For the last decade, the Chamber has strongly advocated to have a state-funded high quality pre-K program for children from low-income families. While we were successful in achieving a small pilot program for five counties a few years ago, we were able to significantly increase the state’s investment this legislative session. The Chamber helped to lead a strong coalition of community leaders, businesses, philanthropies and providers to achieve $44 million appropriated in the two-year budget (HB 1001) to expand the pilot. We can now increase the number of counties from the original five to up to 20, with a preference given to rural areas.
Separately, we successfully advocated for a lowering of the county match of dollars from a base of 10% down to 5%. In addition, we worked on offering up to 20% of the appropriated dollars to be used for capacity-building grants to allow for providers to grow more high-quality placements. This was a priority for both the House and Senate leadership, as well as Gov. Holcomb and the final bills passed with strong bipartisan votes of 82-16 and 31-19, respectively.
The Chamber also were able to pass a bill (SB 248) that would allow small school corporations situated in the same or adjoining counties to consolidate services if 20% of legal voters in both school districts petition the trustees of their respective school corporations. A small school consolidation grant that was originally included in this bill was moved into the budget to help offset costs. The Indiana Chamber has been supportive of this legislation in previous sessions and most recently, the Indiana Chamber Foundation has commissioned and is finalizing a study that shows the direct correlation between smaller school corporations and lower postsecondary attainment for students.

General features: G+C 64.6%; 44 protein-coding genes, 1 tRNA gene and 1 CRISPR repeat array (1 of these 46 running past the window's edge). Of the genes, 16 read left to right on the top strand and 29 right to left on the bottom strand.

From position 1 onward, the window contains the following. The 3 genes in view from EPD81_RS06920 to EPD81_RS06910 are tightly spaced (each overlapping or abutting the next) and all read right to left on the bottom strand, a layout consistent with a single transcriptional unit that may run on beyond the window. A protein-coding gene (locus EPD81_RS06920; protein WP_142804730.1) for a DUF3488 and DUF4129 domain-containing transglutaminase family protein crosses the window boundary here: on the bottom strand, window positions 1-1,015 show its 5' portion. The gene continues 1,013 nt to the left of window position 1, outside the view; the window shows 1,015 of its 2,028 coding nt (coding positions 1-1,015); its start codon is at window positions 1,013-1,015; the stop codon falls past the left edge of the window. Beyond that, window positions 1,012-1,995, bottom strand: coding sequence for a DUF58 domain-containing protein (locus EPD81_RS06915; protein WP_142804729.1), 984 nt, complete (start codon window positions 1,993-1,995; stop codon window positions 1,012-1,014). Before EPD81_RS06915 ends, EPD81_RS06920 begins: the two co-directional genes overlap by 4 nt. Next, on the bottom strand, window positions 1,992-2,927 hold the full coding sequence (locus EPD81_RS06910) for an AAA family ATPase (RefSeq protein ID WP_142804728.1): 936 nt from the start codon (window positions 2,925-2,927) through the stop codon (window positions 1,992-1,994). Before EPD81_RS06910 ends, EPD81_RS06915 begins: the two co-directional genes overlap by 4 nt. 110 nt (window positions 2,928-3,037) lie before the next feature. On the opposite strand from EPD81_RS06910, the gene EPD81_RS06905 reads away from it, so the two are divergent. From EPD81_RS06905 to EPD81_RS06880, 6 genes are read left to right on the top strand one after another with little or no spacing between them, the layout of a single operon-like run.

The Chamber has had a long-standing policy to support the opportunity to reduce administrative costs by merging or consolidating administrative services in smaller school districts, which we believe will in turn reduce the duplication of programs or services, increase cost efficiencies relating to the use of school facilities, plus reduce debt and provide for establishing other cost-cutting measures.
And we can now check off a legislative agenda item that the Chamber has been advocating for over 30 years to complete. House Bill 1005 will move the Superintendent of Public Instruction from an elected to appointed position. We had originally advocated for this bill with an effective date of 2021 (and therefore no election in 2020); however, the Senate version of the bill died by surprise on the Senate floor on third reading. That meant to consider the House version (which was virtually identical), the content had to be “substantially different” than the failed bill, per Senate rules.
Therefore, the Senate amended the bill to change the effective date to 2025 and include a residency requirement of two years and have certain educational experience. The Chamber did not support these changes as we felt that Indiana’s education leader should be the best person available and no other appointed state agency position has such required qualifications. However, it was decided by Senate leadership and counsel that the changes had to remain for the measure to proceed. So while we are extremely happy that we were able to get the position appointed, we are disappointed with the additional requirements. The Chamber will continue to advocate for these to be stripped from statute in subsequent sessions, although we feel that it will likely be a very difficult lift.